Why Does Coffee Make You Pee

Why does coffee make you feel like you have to pee? Does caffeine make you dehydrated? What if it’s caffeine from tea? From an energy drink? This is the second in a three-part series on caffeine and hydration. In this series, we answer the most commonly asked questions including:

  • Does caffeine make you dehydrated?
  • If water makes you hydrated but caffeine makes you dehydrated, what about caffeinated water?
  • Is caffeinated water better than energy drinks?
  • Why does coffee make you pee?
  • How does caffeine affect urine output?

In This Series:

Caffeine, Urine Output, and Hydration – A Summary of the Science

Short on time? This blog post is available in podcast form! The Caffeine at Midnight Podcast is available wherever you get your podcasts.

Are you really peeing more? How does caffeine affect urine output?

First of all, people who DO normally consume caffeine won’t feel an increase in the urge to go or an increase in urine output unless they’ve abstained from caffeine for at least one week. Secondly, for people who don’t consume caffeine regularly, doses of 250 mg caffeine or more increase urine output. In fact, for caffeine consumers and non-caffeine consumers alike, there’s no increase in urine output unless you drink MORE THAN 250 mg caffeine.

In summary, you only have an increase in urine output when you have more than 250 mg caffeine. Furthermore, 200 mg caffeine is the recommended max for caffeine-per-serving, according to the European Food Safety Authority. As a result, if you abide by that 200 mg caffeine recommendation, you won’t have to worry about increased bathroom breaks!

Why does coffee make you pee?

A diuretic is something that increases urine output. Even though caffeine is considered a diuretic, it does not increase the kidney glomerular filtration rate. In other words, caffeine does not increase the speed your kidneys filter your blood. On the contrary, caffeine inhibits sodium reabsorption in the proximal tubule.

In conclusion, if you absorb less sodium, your urine feels more salty and concentrated. Therefore, you feel more compelled to go to the bathroom.

Is it safe to drink caffeine on a hot day? Doesn’t caffeine make you dehydrated?

In fact, caffeine’s diuretic effect disappears when you’re working out because exercise stimulates catecholamines. Catecholamines counteract caffeine’s diuretic effect. For this reason, whether you’re sweating because you’re working out or because it’s a hot day, caffeine loses its diuretic effect.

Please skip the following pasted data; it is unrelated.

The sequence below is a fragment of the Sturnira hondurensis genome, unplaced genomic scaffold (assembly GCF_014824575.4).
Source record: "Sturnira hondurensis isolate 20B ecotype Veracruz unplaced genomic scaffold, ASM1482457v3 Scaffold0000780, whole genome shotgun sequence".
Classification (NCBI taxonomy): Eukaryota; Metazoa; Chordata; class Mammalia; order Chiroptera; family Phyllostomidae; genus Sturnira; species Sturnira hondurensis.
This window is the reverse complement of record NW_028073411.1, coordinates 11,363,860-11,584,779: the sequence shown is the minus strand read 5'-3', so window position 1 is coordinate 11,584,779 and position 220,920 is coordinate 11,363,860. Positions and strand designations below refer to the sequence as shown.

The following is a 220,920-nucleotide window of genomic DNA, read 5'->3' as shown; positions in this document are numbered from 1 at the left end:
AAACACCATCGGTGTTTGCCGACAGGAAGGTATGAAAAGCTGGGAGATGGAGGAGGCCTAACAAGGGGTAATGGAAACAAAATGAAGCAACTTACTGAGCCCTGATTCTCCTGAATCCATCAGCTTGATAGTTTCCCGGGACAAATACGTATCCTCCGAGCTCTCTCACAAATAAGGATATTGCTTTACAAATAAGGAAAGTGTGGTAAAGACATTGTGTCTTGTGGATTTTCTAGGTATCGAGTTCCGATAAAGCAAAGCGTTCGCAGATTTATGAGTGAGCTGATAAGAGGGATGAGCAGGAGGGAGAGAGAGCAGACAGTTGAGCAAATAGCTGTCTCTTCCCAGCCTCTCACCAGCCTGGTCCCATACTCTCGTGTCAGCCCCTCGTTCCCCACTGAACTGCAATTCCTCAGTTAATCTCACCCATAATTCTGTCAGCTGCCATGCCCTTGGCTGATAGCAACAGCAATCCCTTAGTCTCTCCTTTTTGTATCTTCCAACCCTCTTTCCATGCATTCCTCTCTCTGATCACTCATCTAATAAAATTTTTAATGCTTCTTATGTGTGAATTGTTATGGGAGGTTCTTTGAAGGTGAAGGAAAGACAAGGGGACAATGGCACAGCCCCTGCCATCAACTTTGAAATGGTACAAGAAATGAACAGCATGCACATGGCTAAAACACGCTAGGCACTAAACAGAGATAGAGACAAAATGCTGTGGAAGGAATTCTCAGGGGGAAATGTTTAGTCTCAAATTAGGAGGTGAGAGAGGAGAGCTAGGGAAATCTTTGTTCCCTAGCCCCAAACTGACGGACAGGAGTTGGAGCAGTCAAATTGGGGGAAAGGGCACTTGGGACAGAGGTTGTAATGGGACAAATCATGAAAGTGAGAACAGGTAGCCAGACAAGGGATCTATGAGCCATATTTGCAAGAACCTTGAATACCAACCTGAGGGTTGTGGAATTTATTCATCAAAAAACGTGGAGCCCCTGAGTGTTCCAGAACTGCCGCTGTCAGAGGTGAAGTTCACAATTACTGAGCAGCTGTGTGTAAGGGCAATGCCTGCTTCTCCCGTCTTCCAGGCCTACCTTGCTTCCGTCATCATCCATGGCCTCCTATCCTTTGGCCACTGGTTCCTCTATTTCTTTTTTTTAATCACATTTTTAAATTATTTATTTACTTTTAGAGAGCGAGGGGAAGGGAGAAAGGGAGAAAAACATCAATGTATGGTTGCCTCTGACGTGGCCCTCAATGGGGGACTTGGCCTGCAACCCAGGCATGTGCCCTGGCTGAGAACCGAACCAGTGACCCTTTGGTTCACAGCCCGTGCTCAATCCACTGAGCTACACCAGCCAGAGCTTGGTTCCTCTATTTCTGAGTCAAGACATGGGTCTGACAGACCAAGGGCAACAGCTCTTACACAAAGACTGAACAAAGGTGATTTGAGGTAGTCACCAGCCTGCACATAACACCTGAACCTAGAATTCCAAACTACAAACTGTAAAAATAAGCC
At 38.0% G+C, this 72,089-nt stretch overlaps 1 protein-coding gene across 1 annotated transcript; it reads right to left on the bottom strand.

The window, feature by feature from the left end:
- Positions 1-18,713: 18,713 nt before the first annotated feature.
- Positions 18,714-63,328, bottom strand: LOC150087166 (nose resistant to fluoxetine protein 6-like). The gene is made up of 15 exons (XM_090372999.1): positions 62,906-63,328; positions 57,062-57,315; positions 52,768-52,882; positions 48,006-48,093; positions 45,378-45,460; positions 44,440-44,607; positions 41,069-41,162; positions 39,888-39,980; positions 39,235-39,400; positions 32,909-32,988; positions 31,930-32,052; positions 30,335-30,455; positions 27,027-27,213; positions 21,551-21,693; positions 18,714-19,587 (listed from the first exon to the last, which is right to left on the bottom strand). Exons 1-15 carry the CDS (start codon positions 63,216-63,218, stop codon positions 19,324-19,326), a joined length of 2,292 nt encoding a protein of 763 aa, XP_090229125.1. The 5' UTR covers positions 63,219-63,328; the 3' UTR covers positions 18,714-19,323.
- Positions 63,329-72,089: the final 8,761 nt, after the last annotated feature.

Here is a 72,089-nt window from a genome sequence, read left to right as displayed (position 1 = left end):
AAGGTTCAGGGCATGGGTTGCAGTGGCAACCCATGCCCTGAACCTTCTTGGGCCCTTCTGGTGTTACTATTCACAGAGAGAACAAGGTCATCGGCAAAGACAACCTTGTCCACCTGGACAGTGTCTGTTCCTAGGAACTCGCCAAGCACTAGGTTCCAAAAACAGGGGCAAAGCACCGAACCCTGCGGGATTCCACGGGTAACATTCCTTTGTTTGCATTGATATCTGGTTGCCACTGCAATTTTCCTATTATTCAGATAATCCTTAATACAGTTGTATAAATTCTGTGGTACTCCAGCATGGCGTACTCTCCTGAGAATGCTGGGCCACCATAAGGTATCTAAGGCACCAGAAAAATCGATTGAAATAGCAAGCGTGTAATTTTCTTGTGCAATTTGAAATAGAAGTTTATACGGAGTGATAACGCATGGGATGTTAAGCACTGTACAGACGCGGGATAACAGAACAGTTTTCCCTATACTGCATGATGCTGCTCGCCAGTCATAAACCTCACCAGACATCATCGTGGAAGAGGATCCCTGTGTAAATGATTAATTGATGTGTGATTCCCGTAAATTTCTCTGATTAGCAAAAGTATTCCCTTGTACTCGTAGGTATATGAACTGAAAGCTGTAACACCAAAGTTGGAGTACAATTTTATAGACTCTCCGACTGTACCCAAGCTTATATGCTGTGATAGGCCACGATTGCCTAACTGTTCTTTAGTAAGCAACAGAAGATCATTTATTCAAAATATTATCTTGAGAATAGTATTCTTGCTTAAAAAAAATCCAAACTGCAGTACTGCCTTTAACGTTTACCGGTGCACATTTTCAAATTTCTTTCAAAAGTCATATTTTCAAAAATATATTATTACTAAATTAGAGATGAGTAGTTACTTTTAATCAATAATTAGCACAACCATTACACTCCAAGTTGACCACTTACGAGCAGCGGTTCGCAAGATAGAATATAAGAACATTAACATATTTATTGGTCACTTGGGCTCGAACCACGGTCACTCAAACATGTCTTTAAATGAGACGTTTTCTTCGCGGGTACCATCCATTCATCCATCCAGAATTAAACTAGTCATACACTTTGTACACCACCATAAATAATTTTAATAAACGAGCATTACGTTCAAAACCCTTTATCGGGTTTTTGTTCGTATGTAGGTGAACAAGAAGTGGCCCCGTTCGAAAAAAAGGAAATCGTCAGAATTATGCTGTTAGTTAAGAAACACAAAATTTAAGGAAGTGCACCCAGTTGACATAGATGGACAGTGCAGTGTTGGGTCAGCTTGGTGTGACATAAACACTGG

Why are women more sensitive to caffeine?

Caffeine modifies the CYP1A2 activity and females have different CYP1A2 activities than males. As a result, women are more susceptible to the caffeine diuretic effect because of enzyme activity that differs between men and women.

Can all caffeinated drinks hydrate you the same as water?

Black Tea versus Water: No difference.

Research studies found no difference in urine output between black tea and water

Coffee versus Water: No difference.

Research studies found no difference in urine output or total body water measurements between coffee and water

Caffeine-free Soda versus Caffeinated Soda:

First of all, this research study didn’t compare soda to water, only soda with and without caffeine. Second of all, there was no difference in saliva production between caffeinated soda and decaffeinated soda. Finally, because of the carbonation, water is a better choice for hydration than soda

Read This Next: A Review of Select Caffeinated Waters


  1. Zhang Y, Coca A, Casa DJ, Antonio J, Green JM, Bishop PA. Caffeine and diuresis during rest and exercise: A meta-analysis. J Sci Med Sport. 2015 Sep;18(5):569-74. doi: 10.1016/j.jsams.2014.07.017. Epub 2014 Aug 9. Review. PubMed PMID: 25154702; PubMed Central PMCID: PMC4725310.
  2. Kingsley M, Penas-Ruiz C, Terry C, Russell M. Effects of carbohydrate-hydration strategies on glucose metabolism, sprint performance and hydration during a soccer match simulation in recreational players. J Sci Med Sport. 2014 Mar;17(2):239-43. doi: 10.1016/j.jsams.2013.04.010. Epub 2013 May 20. PubMed PMID: 23702257.
  3. Killer SC, Blannin AK, Jeukendrup AE. No evidence of dehydration with moderate daily coffee intake: a counterbalanced cross-over study in a free-living population. PLoS One. 2014 Jan 9;9(1):e84154. doi: 10.1371/journal.pone.0084154. eCollection 2014. PubMed PMID: 24416202; PubMed Central PMCID: PMC3886980.
  4. Hildebrandt GH, Tantbirojn D, Augustson DG, Guo H. Effect of Caffeinated Soft Drinks on Salivary Flow. J Caffeine Res. 2013 Sep;3(3):138-142. PubMed PMID: 24761280; PubMed Central PMCID: PMC3777298.
  5. Ruxton CH, Hart VA. Black tea is not significantly different from water in the maintenance of normal hydration in human subjects: results from a randomised controlled trial. Br J Nutr. 2011 Aug;106(4):588-95. doi: 10.1017/S0007114511000456. Epub 2011 Mar 30. PubMed PMID: 21450118.
  6. Maughan RJ, Griffin J. Caffeine ingestion and fluid balance: a review. J Hum Nutr Diet. 2003 Dec;16(6):411-20. Review. PubMed PMID: 19774754.

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